Enhancements to Suspension & Debarment Systems Leads to Higher Number of Suspension and Debarment Actions in the United States


By Collin David Swan*
Enforcement of anti-corruption laws is on the rise.  Indeed, it is no secret that civil and criminal actions against businesses and individuals for anti-corruption violations has increased over the last few years.  But it is perhaps less well-known that governments around the globe are also increasing their use of suspension and debarment—which are legal mechanisms used by governments to exclude private sector entities and individuals from public procurement contracts—to avoid doing business with suppliers perceived as corrupt or unbearably risky. 

The United States is no exception to the trend.  The 2015 annual report from the U.S. Interagency Suspension & Debarment Committee (ISDC) to Congress reveals that the number of debarment actions undertaken by U.S. agencies has increased steadily over the last six years—from 669 debarments in FY 2009 to 1,929 debarments in FY 2014. The number of suspensions has also increased to 1,009 actions in FY 2014, which represents a 142% increase from FY 2009 (417 actions).  The ISDC is an interagency body working to provide support for suspension and debarment programs across numerous executive agencies and thus has unique visibility into government-wide trends in suspension and debarment activities.

Of course, the ISDC is quick to caution that the number of suspensions and debarments cannot be interpreted without context.  The ISDC explicitly states that it “does not consider the overall number of suspension and debarments to be a metric of success;” it is instead “purely a function of need.” One explanation for the increased number of suspensions and debarments could be the recent reforms and enhancements made by several agencies to their systems.  By 2014, the Government Accountability Office issued a report noting that the several government agencies made significant enhancements to their suspension and debarment systems, including:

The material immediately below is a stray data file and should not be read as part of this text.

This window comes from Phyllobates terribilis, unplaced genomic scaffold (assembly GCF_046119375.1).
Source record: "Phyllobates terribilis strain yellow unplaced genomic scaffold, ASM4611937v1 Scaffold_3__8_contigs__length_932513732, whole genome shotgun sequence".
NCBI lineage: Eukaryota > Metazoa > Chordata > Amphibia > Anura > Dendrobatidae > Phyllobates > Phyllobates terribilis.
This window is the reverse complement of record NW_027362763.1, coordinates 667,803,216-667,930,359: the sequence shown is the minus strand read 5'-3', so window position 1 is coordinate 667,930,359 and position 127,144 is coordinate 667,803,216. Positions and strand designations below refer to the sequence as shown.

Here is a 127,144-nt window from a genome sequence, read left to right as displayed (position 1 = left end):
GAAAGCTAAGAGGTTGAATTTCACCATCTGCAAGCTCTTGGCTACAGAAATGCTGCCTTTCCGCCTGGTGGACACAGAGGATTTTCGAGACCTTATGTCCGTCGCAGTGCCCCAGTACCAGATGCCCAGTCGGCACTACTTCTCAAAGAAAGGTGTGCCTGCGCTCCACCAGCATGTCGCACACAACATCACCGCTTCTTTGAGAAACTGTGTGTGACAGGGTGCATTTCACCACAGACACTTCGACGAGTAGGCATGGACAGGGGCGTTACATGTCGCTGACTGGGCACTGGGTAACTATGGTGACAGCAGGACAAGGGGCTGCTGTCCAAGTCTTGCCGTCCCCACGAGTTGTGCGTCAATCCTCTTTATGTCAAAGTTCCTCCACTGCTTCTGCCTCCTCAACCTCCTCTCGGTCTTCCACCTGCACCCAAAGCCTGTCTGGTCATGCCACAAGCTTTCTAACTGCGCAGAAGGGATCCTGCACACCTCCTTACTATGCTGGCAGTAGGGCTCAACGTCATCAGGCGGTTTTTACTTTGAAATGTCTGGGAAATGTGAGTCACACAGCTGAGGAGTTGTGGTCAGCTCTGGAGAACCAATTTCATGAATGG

·     addressing staffing issues “through actions such as defining roles and responsibilities, adding positions, and consolidating the suspension and debarment function into one office;”
·     “issuing formal policy and promulgating detailed guidance;” and
·     engaging “in practices that encourage an active referral process.” 

ISDC officials attribute these enhancements “in part to increased management attention within individual agencies, guidance from [the Office of Management and Budget], and support from the ISDC.”  Other factors helping to promote reform are improved coordination between agencies and the “robust participation in the ISDC, including agencies with mature suspension and debarment programs.” 

These recent experiences show that suspension and debarment can be an effective tool to promote integrity in public procurements.  But to be successful, these systems require governments to implement appropriate rules and make sufficient resources available.  Anti-corruption and public procurement practitioners should take note of the potential for well-functioning suspension and debarment systems to work in tandem with more traditional modes of enforcement.


*Professorial Lecturer in Law, The George Washington University Law School
Junior Counsel, World Bank Office of Suspension & Debarment
Washington, DC